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" that was gloriously golden with the sunset) 6. which I mean to borrow some day :

' And all that gorgeous company of clouds'“Do you think they will suspect me of taking 6 from Lord Thurlow ?"

Speaking to him of Lalla Rookh,' he said :

6 Moore did not like my saying that I “ could never attempt to describe the man“ners or scenery of a country that I had not “ visited. Without this it is almost impos“sible to adhere closely to costume. Captain “ Ellis once asked him if he had ever been “ in Persia. If he had, he would not have “ made his Parsee guilty of such a profanity. “ It was an Irishism to make a Gheber die “ by fire.”

I have been reading," said I, “ “The “ Lusiad,' and some of Camoens' smaller poems. Why did Lord Strangford call “his beautiful Sonnets, &c. translations ?"

“ Because he wrote,” said Lord Byron, “ in order to get the situation at the Brazils, “ and did not know a word of Portuguese « when he commenced."

“ Moore was suspected of assisting his Lordship,” said I. “ Was that so ?”

“I am told not,” said Lord Byron. “They are great friends; and when Moore was “ in difficulty about the Bermuda affair, in “ which he was so hardly used, Lord Strang“ ford offered to give him 500l. ; but Moore “ had too much independence to lay himself “ under an obligation. I know no man I " would


further to serve than Moore. “ • The Fudge Family' pleases me as “ much as any of his works.

The letter “ which he versified at the end was given “ him by Douglas Kinnaird and myself, and



was addressed by the Life-guardsman, af“ter the battle of Waterloo, to Big Ben.

Witty as Moore's epistle is, it falls short “ of the original.

Doubling up the Mounseers in brass,' is not so energetic an ex“ pression as was used by our hero, -all " the alliteration is lost.

“ Moore is one of the few writers who will “ survive the age in which he so deservedly “ flourishes. He will live in his Irish Me“ lodies ;' they will go down to posterity “ with the music; both will last as long as “ Ireland, or as music and poetry.”

I took leave of Lord Byron on the 15th of March, to visit Rome for a few weeks. Shortly after my departure an affray happened at Pisa, the particulars of which were variously stated. The Courier François gave the following account of it :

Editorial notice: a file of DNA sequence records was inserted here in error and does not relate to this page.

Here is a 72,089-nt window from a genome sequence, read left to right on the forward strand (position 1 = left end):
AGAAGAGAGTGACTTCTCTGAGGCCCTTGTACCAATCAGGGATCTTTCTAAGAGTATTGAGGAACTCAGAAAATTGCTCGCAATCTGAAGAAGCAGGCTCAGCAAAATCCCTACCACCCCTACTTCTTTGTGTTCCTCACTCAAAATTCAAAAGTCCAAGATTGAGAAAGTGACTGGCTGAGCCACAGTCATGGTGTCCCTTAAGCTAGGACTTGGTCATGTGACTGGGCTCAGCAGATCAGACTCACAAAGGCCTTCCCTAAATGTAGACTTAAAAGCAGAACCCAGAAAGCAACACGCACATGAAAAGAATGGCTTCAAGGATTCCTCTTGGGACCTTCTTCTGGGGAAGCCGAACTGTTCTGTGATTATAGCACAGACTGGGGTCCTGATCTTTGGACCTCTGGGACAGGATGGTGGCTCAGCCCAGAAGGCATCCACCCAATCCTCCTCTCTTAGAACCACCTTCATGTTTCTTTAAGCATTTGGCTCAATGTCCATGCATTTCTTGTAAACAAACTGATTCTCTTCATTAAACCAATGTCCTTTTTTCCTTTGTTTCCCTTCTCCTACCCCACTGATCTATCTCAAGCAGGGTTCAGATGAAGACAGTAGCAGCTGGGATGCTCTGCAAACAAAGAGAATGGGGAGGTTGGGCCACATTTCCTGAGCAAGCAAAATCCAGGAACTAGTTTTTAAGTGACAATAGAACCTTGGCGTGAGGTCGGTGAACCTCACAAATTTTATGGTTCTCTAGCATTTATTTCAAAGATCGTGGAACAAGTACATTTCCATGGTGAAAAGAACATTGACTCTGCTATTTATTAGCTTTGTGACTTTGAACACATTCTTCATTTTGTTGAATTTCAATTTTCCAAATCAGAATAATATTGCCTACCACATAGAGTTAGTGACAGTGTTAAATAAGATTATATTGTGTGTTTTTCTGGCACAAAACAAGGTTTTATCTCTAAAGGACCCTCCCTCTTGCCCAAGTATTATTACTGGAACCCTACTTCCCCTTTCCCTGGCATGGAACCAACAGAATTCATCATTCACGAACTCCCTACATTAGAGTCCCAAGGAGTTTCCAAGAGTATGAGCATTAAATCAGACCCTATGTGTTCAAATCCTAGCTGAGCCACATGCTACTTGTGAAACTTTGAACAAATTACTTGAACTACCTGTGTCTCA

“A superior officer went to Lord Byron a few days ago. A very warm altercation, the reason of which was unknown, occurred between this officer and the English poet. The threats of the officer became so violent, that Lord Byron's servant ran to protect his master. A struggle ensued, in which the officer was struck with a poniard by the servant, and died instantly. · The servant fed.

This was one among many reports that were circulated at Rome, to which I was forced one day to give a somewhat flat contradiction. But the real truth of the story cannot be better explained than by the depositions before the Governor of Pisa, the copies of which were sent me, and are in my possession. They state that

“ Lord Byron, in company with Count Gamba, Captain Hay, Mr. Trelawney, and Mr. Shelley, was returning from his usual ride, on the 21st March, 1822, and was perhaps a quarter of a mile from the Piaggia gate, when a man on horseback, in a hussar uniform, dashed at full speed through the midst of the party, violently jostling (urtando) one of them. Shocked at such illbreeding, Lord Byron pushed forward, and all the rest followed him, and pulled up their horses on overtaking the hussar. His Lordship then asked him what he meant by the insult ? The hussar, for first and only answer, began to abuse him in the grossest manner; on which Lord Byron and one of his companions drew out a card with their names and address, and passed on. The hussar followed, vociferating and threatening, with his hand on his sabre, that he would draw it, as he had often done, effec

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